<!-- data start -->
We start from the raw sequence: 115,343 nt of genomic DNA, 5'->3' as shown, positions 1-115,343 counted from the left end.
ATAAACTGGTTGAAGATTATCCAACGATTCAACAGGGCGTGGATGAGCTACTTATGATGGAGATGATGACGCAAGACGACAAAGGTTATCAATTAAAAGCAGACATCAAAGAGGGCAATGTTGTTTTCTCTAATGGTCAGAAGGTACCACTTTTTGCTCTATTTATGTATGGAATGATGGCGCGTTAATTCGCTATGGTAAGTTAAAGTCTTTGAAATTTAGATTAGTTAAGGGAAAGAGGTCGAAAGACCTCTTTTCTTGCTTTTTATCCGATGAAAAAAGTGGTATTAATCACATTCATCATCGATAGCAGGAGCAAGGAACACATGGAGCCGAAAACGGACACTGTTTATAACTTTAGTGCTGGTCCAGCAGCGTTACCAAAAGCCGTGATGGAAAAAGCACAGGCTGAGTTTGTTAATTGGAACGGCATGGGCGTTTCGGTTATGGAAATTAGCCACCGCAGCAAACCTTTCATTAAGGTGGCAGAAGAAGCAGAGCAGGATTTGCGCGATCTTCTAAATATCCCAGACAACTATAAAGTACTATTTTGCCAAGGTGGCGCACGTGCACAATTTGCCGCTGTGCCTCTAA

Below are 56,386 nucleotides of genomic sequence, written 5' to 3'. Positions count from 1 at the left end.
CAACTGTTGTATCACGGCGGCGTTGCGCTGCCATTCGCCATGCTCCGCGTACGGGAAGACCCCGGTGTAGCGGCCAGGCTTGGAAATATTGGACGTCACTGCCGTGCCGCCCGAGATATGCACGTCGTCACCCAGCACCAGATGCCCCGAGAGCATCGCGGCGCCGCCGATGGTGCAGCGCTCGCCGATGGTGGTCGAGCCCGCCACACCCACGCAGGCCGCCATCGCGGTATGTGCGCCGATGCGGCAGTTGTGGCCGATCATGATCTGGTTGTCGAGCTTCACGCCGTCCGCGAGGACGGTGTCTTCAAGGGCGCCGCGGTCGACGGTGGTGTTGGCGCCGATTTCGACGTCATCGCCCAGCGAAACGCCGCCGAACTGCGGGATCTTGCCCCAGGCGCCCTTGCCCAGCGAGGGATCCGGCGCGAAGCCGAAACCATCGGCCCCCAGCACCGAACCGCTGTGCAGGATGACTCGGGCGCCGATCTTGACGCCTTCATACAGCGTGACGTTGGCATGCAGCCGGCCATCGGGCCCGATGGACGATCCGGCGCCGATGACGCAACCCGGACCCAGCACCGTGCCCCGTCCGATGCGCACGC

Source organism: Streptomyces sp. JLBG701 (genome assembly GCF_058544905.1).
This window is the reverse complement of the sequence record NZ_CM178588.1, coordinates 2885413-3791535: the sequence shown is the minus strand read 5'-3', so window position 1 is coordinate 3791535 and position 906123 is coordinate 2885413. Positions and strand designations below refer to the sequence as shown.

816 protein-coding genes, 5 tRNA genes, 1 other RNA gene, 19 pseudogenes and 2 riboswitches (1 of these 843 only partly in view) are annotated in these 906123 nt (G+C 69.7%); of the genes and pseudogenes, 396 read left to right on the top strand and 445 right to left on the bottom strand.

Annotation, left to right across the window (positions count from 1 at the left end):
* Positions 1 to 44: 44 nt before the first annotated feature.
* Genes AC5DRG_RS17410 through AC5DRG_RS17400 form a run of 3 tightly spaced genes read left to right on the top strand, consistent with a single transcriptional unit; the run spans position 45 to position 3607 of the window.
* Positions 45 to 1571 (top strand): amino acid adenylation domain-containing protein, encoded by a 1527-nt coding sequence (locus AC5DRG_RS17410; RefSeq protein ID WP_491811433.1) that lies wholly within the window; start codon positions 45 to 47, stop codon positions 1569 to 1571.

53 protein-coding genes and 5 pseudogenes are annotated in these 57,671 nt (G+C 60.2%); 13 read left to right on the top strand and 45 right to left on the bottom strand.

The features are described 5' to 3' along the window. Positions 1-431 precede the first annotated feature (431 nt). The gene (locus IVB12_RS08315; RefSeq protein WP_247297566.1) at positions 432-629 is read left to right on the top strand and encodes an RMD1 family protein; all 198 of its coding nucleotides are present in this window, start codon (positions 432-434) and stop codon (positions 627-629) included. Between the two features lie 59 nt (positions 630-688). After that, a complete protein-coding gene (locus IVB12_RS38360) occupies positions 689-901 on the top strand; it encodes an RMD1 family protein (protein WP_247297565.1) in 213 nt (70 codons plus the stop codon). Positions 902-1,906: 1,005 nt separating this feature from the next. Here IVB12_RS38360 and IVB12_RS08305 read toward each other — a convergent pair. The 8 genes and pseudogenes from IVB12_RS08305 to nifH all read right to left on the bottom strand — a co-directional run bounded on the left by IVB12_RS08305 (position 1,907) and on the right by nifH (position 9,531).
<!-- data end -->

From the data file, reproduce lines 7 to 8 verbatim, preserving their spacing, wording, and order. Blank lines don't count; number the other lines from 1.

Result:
816 protein-coding genes, 5 tRNA genes, 1 other RNA gene, 19 pseudogenes and 2 riboswitches (1 of these 843 only partly in view) are annotated in these 906123 nt (G+C 69.7%); of the genes and pseudogenes, 396 read left to right on the top strand and 445 right to left on the bottom strand.

Annotation, left to right across the window (positions count from 1 at the left end):